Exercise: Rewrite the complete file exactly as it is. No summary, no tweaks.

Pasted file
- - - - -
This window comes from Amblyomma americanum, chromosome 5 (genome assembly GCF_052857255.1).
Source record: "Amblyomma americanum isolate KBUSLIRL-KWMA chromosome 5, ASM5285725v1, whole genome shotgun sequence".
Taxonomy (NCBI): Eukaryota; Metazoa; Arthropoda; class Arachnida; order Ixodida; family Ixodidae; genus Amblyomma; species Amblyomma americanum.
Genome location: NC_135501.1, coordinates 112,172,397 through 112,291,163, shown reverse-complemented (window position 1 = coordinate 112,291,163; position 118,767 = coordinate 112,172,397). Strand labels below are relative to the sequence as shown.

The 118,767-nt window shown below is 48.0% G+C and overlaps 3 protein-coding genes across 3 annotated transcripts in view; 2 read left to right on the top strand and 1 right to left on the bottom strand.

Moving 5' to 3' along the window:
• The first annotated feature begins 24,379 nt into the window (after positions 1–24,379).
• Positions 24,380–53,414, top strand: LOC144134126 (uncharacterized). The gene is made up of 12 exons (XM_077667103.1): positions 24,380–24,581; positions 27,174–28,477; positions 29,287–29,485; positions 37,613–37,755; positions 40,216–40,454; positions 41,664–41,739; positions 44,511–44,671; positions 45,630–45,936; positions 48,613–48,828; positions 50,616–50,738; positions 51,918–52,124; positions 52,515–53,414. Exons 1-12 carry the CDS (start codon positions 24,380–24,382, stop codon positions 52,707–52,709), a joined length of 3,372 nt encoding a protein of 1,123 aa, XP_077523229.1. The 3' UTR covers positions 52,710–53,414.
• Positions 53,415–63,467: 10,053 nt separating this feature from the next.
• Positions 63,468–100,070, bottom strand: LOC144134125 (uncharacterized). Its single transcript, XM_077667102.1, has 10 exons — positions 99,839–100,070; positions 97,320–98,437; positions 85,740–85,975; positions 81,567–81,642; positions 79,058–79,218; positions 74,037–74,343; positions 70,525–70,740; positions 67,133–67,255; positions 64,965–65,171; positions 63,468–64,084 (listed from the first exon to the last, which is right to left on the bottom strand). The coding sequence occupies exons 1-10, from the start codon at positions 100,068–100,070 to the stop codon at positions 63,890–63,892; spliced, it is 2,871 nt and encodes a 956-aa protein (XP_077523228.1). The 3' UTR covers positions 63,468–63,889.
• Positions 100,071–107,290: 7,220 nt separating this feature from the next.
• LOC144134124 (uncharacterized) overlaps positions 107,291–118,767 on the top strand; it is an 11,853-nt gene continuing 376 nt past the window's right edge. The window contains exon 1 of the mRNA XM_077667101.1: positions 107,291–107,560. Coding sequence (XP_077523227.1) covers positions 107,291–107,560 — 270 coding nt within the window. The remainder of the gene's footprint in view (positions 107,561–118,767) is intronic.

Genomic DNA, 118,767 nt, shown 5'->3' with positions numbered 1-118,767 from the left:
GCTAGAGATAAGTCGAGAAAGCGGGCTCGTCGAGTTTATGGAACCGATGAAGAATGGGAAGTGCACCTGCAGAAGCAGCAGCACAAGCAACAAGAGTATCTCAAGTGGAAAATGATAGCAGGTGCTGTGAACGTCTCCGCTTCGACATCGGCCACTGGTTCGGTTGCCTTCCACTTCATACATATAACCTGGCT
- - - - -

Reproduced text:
This window comes from Amblyomma americanum, chromosome 5 (genome assembly GCF_052857255.1).
Source record: "Amblyomma americanum isolate KBUSLIRL-KWMA chromosome 5, ASM5285725v1, whole genome shotgun sequence".
Taxonomy (NCBI): Eukaryota; Metazoa; Arthropoda; class Arachnida; order Ixodida; family Ixodidae; genus Amblyomma; species Amblyomma americanum.
Genome location: NC_135501.1, coordinates 112,172,397 through 112,291,163, shown reverse-complemented (window position 1 = coordinate 112,291,163; position 118,767 = coordinate 112,172,397). Strand labels below are relative to the sequence as shown.

The 118,767-nt window shown below is 48.0% G+C and overlaps 3 protein-coding genes across 3 annotated transcripts in view; 2 read left to right on the top strand and 1 right to left on the bottom strand.

Moving 5' to 3' along the window:
• The first annotated feature begins 24,379 nt into the window (after positions 1–24,379).
• Positions 24,380–53,414, top strand: LOC144134126 (uncharacterized). The gene is made up of 12 exons (XM_077667103.1): positions 24,380–24,581; positions 27,174–28,477; positions 29,287–29,485; positions 37,613–37,755; positions 40,216–40,454; positions 41,664–41,739; positions 44,511–44,671; positions 45,630–45,936; positions 48,613–48,828; positions 50,616–50,738; positions 51,918–52,124; positions 52,515–53,414. Exons 1-12 carry the CDS (start codon positions 24,380–24,382, stop codon positions 52,707–52,709), a joined length of 3,372 nt encoding a protein of 1,123 aa, XP_077523229.1. The 3' UTR covers positions 52,710–53,414.
• Positions 53,415–63,467: 10,053 nt separating this feature from the next.
• Positions 63,468–100,070, bottom strand: LOC144134125 (uncharacterized). Its single transcript, XM_077667102.1, has 10 exons — positions 99,839–100,070; positions 97,320–98,437; positions 85,740–85,975; positions 81,567–81,642; positions 79,058–79,218; positions 74,037–74,343; positions 70,525–70,740; positions 67,133–67,255; positions 64,965–65,171; positions 63,468–64,084 (listed from the first exon to the last, which is right to left on the bottom strand). The coding sequence occupies exons 1-10, from the start codon at positions 100,068–100,070 to the stop codon at positions 63,890–63,892; spliced, it is 2,871 nt and encodes a 956-aa protein (XP_077523228.1). The 3' UTR covers positions 63,468–63,889.
• Positions 100,071–107,290: 7,220 nt separating this feature from the next.
• LOC144134124 (uncharacterized) overlaps positions 107,291–118,767 on the top strand; it is an 11,853-nt gene continuing 376 nt past the window's right edge. The window contains exon 1 of the mRNA XM_077667101.1: positions 107,291–107,560. Coding sequence (XP_077523227.1) covers positions 107,291–107,560 — 270 coding nt within the window. The remainder of the gene's footprint in view (positions 107,561–118,767) is intronic.

Genomic DNA, 118,767 nt, shown 5'->3' with positions numbered 1-118,767 from the left:
GCTAGAGATAAGTCGAGAAAGCGGGCTCGTCGAGTTTATGGAACCGATGAAGAATGGGAAGTGCACCTGCAGAAGCAGCAGCACAAGCAACAAGAGTATCTCAAGTGGAAAATGATAGCAGGTGCTGTGAACGTCTCCGCTTCGACATCGGCCACTGGTTCGGTTGCCTTCCACTTCATACATATAACCTGGCT